Since 2011, Houston Arts Alliance has been curating Writing & C/Siting Houston, a series of personal stories from local writers about their favorite Houston places: secret hike and bike trails along Buffalo Bayou, family-owned businesses in Midtown, Hindu temples in Sugar Land. Novelist and essayist Miah Mary Arnold and UH professor William Monroe will be the first in 2013 to contribute their stories to the series, giving a reading tomorrow night. Joining them will be essayist Phillip Lopate, who describes the city in “Houston Hide-and-Seek” as “a decentralized octopus gobbling up all the land around it.”
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Lopate moved here to teach creative writing with Donald Barthelme at UH in the ’80s. Ambivalent, as any good essayist need be, the Brooklyn native was able to find a few bones to pick with Houston: “We are not lacking in millionaire-donated hospital pavilions and art museums,” he writes in a 1984 essay in Cite magazine, “but in those gestures that would help to bring the city itself together as a work of art. . . . The city itself as a built environment is rather inhospitable, impenetrable, and unfriendly to strangers, because there is so little public space to mediate between private homes and the impersonal corporate world.”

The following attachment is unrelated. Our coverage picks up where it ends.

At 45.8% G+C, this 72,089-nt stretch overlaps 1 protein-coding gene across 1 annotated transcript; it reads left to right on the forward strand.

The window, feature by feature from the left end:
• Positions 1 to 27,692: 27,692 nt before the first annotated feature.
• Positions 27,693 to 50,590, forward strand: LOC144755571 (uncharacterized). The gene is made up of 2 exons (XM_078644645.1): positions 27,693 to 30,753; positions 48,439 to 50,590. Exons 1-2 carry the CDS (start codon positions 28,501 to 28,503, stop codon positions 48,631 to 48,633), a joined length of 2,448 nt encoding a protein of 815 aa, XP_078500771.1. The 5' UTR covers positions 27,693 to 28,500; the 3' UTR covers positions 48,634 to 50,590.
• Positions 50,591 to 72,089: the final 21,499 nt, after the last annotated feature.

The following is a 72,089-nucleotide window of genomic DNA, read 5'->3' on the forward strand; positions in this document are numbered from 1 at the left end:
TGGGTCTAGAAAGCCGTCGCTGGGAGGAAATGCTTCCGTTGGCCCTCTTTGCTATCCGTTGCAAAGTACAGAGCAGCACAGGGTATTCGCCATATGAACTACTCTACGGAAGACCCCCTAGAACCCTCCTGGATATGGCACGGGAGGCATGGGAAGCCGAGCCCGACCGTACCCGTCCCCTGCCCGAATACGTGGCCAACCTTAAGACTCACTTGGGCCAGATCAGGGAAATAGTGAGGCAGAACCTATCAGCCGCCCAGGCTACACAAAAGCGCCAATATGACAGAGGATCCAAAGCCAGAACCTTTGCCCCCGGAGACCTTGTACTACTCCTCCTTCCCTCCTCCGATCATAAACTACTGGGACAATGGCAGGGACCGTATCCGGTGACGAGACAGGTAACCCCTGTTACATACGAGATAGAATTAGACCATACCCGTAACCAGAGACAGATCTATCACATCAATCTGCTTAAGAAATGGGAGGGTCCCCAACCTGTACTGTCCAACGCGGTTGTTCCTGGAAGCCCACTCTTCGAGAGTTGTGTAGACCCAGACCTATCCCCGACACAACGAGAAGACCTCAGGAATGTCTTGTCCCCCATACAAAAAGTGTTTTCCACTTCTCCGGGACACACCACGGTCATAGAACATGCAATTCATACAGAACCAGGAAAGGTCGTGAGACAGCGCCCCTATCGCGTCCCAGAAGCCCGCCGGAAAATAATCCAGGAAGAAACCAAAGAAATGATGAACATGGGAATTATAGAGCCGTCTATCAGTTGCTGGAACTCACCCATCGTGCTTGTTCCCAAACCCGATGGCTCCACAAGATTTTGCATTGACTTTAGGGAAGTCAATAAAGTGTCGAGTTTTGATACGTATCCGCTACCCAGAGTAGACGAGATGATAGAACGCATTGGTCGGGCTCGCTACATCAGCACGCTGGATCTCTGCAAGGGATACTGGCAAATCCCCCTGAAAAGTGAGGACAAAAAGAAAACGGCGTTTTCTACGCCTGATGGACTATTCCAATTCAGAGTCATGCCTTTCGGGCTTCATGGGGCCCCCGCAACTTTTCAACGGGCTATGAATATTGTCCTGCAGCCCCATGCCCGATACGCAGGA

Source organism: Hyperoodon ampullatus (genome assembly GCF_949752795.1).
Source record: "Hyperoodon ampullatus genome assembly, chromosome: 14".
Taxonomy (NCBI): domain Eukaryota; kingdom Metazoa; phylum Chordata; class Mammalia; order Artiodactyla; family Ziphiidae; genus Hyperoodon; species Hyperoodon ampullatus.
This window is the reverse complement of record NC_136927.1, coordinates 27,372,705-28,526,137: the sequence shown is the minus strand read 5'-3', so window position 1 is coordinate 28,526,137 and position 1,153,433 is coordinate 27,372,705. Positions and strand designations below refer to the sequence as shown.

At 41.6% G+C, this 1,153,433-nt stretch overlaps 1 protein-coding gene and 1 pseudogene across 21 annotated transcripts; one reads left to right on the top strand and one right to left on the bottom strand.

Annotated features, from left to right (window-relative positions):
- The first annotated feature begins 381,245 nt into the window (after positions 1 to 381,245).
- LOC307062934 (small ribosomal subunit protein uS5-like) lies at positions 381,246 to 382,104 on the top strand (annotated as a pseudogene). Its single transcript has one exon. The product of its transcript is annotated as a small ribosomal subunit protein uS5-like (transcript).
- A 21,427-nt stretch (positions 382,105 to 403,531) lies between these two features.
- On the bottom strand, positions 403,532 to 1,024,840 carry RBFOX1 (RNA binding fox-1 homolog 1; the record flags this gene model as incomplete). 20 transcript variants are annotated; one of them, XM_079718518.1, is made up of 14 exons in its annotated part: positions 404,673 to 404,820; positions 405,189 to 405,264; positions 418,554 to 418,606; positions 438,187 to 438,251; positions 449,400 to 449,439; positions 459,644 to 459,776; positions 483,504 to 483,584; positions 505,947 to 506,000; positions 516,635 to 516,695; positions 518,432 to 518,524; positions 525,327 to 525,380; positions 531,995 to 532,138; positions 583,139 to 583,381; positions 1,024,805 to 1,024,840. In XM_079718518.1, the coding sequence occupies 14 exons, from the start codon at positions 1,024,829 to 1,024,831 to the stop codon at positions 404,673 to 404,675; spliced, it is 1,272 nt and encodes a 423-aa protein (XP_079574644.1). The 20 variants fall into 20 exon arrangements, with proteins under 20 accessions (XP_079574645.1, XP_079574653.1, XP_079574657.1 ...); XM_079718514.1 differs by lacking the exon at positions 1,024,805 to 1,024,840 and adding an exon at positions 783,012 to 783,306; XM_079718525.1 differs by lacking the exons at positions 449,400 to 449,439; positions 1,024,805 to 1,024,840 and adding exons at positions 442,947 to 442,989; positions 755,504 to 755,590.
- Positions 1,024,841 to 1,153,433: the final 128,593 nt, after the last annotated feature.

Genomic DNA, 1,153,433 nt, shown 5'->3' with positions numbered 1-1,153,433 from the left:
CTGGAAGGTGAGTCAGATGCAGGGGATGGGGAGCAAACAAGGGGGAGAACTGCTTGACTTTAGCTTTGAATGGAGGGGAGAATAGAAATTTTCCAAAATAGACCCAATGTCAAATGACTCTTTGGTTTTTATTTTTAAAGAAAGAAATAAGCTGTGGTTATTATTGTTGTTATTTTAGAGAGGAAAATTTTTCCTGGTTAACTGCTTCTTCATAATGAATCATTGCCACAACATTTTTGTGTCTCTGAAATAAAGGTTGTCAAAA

Tell us how you really feel, Phil:
One area I consistently try to avoid is the Galleria. As soon as I come within sight of its concrete panels, I feel a migraine approaching. Managing to combine the twin nightmares of claustrophobic congestion and anemic vacuity, the Galleria is my idea of hell. The whole Post Oak area around the Galleria is noteworthy for having the most concentration of buildings possible to assemble without achieving anything like urban texture. Architects are trained to build freestanding objects, but quite apart from whether the object is good or bad, if you keep placing one freestanding object next to another you get a proliferation of objects. What are needed now are not objects so much as places. Houston suffers from this malaise of placelessness, and nowhere more so than in the Galleria area.
- Writing & C/Siting Houston [Houston Arts Alliance]
- An Evening of Literary Placemaking [UH]
- Pursuing the Unicorn: Public Space in Houston (PDF) [Cite]